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Gratuitous creation

Of course, there will always be those who look only at technique, who ask ‘how’, while others of a more curious nature will ask ‘why’. Personally, I have always preferred inspiration to information.

An original is a creation motivated by desire. Any reproduction of an original is motivated be necessity. It is marvelous that we are the only species that creates gratuitous forms. To create is divine, to reproduce is human.

Man Ray

I came across these quotes on a site by photographer Akif Hakan Celebi, here at, here at his own site. Man Ray I hope does need no introduction.

I love photography and have looked at a lot of it. For me, in recent memory, Hakan’s work stands out for the way he conveys a story, and creates a set. The way he uses color, deliberately, to tell the story, really shook me up. There is no shortage today of “beautiful” photos. Digital technology has made it happen. So we are surrounded by beautiful wallpaper photography with near perfect technique and little meaning. Digitally generated content, say using fractal generation software, is the most extreme example of this. Always stunning, never touching. Hakan’s photography, however, tells a story. This relates to the first quote, about “why”¬† – there is a why in Hakan, or rather, there seem to be many. And he uses color as a vital part of the story instead of just having it as a pleasing add-on. Many fine art pictures, including some of my own, “work” better in black and white. The story is already there without color, colors are a distraction. Hakan uses color as part of the story – without color there would be much less of a story.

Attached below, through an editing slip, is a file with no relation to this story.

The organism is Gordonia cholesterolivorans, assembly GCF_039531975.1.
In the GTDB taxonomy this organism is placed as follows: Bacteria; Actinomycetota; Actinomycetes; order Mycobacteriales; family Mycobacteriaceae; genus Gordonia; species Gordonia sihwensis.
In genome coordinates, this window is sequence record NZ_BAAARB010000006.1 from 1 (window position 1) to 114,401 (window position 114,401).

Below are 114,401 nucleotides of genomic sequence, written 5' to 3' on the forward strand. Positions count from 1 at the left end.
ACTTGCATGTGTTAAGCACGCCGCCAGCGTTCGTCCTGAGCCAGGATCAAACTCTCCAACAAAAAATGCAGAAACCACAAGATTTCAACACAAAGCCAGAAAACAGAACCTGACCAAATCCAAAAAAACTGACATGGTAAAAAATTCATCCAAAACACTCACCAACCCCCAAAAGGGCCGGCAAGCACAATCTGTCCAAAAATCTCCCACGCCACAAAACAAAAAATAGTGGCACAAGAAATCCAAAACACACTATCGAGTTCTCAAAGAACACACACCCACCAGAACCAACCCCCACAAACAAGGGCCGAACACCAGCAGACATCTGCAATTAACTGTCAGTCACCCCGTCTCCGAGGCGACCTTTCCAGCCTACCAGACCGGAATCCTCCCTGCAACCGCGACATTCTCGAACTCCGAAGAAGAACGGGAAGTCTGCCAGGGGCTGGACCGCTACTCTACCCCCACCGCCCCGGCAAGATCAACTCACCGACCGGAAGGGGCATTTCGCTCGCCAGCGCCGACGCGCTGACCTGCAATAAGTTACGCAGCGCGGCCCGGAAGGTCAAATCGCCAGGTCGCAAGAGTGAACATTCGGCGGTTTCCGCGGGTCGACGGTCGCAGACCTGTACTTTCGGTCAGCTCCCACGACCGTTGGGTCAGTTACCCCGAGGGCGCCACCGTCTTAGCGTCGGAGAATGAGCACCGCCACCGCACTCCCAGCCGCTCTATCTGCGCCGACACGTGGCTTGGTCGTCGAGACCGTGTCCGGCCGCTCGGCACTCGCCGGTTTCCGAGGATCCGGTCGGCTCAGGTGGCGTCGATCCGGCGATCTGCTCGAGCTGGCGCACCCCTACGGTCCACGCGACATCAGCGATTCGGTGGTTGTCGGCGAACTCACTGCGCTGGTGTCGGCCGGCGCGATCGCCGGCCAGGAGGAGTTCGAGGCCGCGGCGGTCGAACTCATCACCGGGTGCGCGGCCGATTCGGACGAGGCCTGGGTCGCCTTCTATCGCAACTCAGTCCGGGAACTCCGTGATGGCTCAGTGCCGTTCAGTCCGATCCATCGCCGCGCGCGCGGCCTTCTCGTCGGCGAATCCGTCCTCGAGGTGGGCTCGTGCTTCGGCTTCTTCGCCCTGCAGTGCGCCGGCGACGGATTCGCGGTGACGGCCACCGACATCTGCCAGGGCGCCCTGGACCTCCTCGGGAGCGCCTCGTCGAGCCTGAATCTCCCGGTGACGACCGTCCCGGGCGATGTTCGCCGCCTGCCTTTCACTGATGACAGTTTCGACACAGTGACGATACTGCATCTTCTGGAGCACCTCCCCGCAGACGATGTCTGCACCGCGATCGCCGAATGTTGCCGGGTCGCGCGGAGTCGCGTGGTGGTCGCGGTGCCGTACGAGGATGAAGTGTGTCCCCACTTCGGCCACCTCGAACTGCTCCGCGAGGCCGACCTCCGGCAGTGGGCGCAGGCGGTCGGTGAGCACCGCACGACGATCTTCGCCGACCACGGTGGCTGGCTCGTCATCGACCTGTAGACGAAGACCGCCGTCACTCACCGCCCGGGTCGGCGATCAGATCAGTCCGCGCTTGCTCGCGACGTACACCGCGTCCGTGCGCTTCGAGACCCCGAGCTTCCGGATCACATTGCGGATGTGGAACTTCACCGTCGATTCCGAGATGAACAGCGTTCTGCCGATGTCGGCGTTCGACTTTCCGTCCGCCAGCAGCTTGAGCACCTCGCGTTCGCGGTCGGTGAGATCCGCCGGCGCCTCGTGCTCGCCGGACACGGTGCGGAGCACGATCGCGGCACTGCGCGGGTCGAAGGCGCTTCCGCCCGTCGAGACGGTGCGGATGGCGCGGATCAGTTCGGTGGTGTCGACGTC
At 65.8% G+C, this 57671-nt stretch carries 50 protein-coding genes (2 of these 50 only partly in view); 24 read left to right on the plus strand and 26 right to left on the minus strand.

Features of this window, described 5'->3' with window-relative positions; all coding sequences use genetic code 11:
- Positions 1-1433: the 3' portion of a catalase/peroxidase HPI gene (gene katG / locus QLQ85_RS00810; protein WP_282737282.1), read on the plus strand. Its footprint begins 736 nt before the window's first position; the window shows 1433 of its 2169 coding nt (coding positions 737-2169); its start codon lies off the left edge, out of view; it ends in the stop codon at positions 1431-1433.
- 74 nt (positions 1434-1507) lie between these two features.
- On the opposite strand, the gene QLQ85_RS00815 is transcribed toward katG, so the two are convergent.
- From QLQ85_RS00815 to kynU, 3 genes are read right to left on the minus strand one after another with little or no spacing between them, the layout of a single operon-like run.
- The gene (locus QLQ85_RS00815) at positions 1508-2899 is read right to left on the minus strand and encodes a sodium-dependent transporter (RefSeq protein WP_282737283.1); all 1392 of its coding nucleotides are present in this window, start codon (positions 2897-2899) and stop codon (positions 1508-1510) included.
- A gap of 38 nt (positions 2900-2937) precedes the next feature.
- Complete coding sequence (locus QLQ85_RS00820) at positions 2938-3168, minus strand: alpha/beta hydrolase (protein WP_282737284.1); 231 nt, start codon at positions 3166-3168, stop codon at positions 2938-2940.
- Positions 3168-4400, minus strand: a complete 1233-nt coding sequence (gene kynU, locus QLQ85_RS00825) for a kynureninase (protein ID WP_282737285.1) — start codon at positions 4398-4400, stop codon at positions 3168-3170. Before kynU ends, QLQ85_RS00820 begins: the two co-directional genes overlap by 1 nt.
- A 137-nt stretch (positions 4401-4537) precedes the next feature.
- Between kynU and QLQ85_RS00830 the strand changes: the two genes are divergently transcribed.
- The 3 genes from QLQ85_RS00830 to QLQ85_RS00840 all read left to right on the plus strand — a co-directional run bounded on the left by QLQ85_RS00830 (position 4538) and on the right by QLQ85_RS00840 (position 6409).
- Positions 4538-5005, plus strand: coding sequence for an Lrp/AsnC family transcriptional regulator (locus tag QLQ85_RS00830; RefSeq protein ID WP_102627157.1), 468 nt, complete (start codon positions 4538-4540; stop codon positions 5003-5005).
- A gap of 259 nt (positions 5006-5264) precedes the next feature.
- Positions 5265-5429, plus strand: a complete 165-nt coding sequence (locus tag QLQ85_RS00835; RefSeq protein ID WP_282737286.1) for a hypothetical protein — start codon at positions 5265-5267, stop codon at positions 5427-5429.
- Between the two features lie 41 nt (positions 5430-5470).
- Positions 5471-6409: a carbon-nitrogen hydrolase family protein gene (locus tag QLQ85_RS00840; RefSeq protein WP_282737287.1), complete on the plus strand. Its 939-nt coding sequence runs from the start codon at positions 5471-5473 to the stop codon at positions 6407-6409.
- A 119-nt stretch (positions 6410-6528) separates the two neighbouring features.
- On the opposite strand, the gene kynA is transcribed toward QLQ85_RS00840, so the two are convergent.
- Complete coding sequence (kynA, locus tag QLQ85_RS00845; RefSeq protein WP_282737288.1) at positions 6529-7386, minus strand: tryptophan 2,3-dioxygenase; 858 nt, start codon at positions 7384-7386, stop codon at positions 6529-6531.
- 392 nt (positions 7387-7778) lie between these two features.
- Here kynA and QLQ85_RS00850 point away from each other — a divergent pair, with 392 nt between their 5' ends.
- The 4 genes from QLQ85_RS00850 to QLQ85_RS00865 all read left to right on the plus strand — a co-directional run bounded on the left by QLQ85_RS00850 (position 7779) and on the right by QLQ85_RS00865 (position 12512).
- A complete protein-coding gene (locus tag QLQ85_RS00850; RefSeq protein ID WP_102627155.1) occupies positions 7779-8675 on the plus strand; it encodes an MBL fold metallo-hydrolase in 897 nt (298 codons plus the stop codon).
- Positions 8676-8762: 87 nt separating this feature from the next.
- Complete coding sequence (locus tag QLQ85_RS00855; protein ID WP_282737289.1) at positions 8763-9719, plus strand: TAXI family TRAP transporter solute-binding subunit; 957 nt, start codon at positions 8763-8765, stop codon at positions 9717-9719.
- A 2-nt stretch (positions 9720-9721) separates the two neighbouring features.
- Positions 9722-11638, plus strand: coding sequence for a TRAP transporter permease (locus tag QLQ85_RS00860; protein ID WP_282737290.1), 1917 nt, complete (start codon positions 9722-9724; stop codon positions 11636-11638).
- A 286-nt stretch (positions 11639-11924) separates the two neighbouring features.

The second quote is why I post this here at Organic Development. It never occurred to me that gratuitous creation is uniquely human. I may have thought of art as a human thing, but restated as “the creation¬† of gratuitous forms” this concept takes on a whole new meaning. I also wonder if in a deeper sense the agency for gratuitous creation may be human, but the undirected, natural creation of new forms in Nature could just as well be called gratuitous too. Think Ernst Haeckel’s “Art Forms of Nature” (in German actually more to the point, as “Spielformen” = “Play forms”) or D’Arcy Thompson’s “On Growth and Form” or Darwin’s timeless “endless forms most beautiful”. In an case, in terms of deliberate gratuitousness, I suppose humans are rather unique. It is agency, which is about being alive, but without purpose, which is really not in the line of the utilitarian shadow of Darwinian theory.